Archive for category Around the world
REFLECTIONS ON MY TIME AT THE UNIVERSITY OF ESSEX
I had a wonderful and fulfilling experience at the University of Essex during the period of my Ph.D. (Sociology) degree programme (1988 to 1991). The purpose of my going abroad for study was fulfilled in every sense, as I not only completed and obtained the Ph.D. degree of the University, but also had the opportunity of studying in and experiencing the academic system of a world-class university. I returned to Nigeria with a good understanding of how the academic system should work. The mentorship by my main supervisor (Ken Plummer) has remained indelible since my stay in Essex, and I try to put the experience into practice with my supervisees from time-to-time. At Essex, I was exposed to a student-focused and student-friendly academic system. There are quite a number of things for which I still use the University of Essex as a reference point/model of what and how things should be done. The egalitarian system I was exposed to in Essex is also worthy of note – common toilets, common cafeteria, common bars, etc. for staff and students. This is yet to be achieved in our university system in Nigeria.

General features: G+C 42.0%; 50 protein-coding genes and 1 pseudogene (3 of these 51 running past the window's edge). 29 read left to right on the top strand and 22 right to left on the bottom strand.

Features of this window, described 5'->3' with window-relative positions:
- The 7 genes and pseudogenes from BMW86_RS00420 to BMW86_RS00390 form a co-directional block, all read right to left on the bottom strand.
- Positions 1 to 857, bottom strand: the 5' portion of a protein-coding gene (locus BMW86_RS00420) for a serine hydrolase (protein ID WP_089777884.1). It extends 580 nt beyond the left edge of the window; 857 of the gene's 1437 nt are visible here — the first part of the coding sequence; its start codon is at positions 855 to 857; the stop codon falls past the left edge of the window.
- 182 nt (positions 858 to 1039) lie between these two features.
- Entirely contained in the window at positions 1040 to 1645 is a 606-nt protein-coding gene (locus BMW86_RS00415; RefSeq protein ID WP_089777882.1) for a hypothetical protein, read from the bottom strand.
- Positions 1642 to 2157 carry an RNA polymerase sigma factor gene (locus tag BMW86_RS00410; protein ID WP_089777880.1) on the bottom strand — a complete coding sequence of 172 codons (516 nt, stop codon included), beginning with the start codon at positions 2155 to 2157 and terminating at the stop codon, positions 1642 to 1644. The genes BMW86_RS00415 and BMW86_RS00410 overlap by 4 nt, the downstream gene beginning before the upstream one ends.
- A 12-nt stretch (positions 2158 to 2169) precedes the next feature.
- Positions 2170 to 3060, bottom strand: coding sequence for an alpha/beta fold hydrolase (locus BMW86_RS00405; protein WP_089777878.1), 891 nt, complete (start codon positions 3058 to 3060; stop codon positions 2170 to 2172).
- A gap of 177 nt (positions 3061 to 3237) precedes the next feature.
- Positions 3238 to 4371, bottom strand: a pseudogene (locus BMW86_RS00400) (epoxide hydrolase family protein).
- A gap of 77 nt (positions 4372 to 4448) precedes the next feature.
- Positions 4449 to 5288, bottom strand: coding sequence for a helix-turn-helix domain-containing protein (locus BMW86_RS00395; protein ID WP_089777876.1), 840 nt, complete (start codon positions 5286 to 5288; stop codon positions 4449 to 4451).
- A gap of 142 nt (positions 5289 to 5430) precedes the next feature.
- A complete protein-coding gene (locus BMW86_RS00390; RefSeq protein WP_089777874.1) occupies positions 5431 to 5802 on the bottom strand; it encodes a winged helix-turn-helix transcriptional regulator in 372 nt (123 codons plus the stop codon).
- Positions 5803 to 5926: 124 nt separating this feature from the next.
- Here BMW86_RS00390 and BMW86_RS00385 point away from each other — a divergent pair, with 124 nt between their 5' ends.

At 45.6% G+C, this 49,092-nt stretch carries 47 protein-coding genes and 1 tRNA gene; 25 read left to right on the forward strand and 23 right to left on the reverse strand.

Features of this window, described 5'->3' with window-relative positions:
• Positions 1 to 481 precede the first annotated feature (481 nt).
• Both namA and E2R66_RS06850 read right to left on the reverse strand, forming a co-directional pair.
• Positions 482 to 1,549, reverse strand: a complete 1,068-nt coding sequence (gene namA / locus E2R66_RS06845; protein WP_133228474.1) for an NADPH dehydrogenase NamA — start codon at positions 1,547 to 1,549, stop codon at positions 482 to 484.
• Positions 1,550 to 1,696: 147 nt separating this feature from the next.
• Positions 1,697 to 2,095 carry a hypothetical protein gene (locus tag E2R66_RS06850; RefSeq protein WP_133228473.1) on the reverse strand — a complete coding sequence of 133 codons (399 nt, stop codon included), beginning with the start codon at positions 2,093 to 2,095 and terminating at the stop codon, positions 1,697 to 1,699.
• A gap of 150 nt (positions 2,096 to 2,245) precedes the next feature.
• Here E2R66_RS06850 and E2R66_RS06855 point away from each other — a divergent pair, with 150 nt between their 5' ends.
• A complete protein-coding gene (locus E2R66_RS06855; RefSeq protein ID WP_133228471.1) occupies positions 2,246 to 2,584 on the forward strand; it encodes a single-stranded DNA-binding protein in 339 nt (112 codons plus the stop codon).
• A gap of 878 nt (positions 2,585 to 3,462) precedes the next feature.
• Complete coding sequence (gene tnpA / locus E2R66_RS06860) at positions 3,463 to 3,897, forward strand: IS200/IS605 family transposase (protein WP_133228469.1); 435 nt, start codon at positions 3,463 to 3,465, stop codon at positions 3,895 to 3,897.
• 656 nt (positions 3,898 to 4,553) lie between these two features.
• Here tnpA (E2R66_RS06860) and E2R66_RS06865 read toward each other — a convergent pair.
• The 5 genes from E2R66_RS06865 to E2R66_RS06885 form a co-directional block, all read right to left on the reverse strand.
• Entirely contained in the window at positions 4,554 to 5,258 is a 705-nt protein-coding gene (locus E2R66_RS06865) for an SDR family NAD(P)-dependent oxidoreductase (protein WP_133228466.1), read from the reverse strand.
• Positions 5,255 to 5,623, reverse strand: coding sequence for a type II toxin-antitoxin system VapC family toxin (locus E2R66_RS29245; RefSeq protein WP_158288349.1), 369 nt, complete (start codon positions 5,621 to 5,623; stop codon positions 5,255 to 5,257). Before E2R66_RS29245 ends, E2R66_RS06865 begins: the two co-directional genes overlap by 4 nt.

Coming to Essex was my first trip outside Nigeria and away from familiar people and environment. However, I must say that the students’ office in the University then helped the quick settlement and integration of foreign students through various organized tours and invitations by social associations.